GC rewards outpace private practice as competition for top lawyers intensifies
Everyone likes to pipe up when it comes to money so, following the news that Davis Polk & Wardwell is breaking into the London trainee market with a scheme that will offer a newly qualified salary of £100,000, let’s poke our noses in-house.
According to a recent study by Incomes Data Services (IDS), the salaries of in-housers vary hugely by sector. Unsurprisingly, those in finance get the fattest pay cheques – a head of legal in a financial institution got an average bonus of £152,485 in the year ending September 2013, compared with £3,750 for those in the public sector.
Of the 83 companies surveyed, 30 per cent had frozen the salaries of legal heads in the past year, up from 13 per cent the year before. This means that the average in-house salary from a list covering a range of sectors and regions stands at £138,000, with deputy general counsel on £95,450 and senior legal advisers on £76,171.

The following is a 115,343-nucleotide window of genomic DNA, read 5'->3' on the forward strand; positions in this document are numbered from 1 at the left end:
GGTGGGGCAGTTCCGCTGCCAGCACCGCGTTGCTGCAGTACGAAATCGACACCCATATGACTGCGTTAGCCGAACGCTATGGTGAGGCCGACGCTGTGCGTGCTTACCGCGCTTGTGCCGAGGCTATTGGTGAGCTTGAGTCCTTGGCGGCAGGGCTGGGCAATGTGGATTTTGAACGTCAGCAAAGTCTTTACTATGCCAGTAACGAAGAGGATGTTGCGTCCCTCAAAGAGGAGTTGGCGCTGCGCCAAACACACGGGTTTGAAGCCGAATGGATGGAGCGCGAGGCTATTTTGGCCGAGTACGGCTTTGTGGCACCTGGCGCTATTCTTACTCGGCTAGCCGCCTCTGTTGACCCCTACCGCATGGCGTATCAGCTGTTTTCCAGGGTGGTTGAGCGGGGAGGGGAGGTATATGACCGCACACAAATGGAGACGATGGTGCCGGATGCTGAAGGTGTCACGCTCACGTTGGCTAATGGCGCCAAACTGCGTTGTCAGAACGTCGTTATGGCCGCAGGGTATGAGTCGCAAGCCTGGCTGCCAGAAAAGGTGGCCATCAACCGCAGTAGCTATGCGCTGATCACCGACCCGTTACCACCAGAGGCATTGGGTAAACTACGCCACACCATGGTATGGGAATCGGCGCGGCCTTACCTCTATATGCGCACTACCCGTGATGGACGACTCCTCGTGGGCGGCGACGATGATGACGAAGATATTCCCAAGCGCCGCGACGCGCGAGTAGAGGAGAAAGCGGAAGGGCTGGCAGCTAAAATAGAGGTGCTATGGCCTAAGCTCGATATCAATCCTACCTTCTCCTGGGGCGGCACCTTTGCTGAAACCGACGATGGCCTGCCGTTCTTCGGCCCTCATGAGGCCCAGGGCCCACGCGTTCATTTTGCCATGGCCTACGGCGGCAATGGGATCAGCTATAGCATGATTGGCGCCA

Just as private practice has a wide range of salary bands, with a newly qualified solicitor at one firm being on the same salary as a partner at another, so does in-house. While the average salary of a general counsel in Britain is estimated to be around £138,000, one company pays its top lawyer £500,000. And if that lawyer is at a financial institution, they may then get a tasty bonus of £152,485 on top.
Money-seekers out there, does the path to gold peak in-house? A number of senior partners have quit for financial institutions this year, including Freshfields Bruckhaus Deringer global managing partner Ted Burke for Arclight Capital Partners and Reed Smith global managing partner Greg Jordan for PNC Financial Services.
“In some instances we’re seeing similar base salaries offered [by private practice and in-house], but when bonus and benefit packages are included, in-house total reward packages can be higher,” said Towers Watson senior consultant Philip Hough, who conducted a legal salary survey earlier this year. “This is a recent development and indicates that competition has increased for experienced lawyers in the past few years.”
Remember, money talks.
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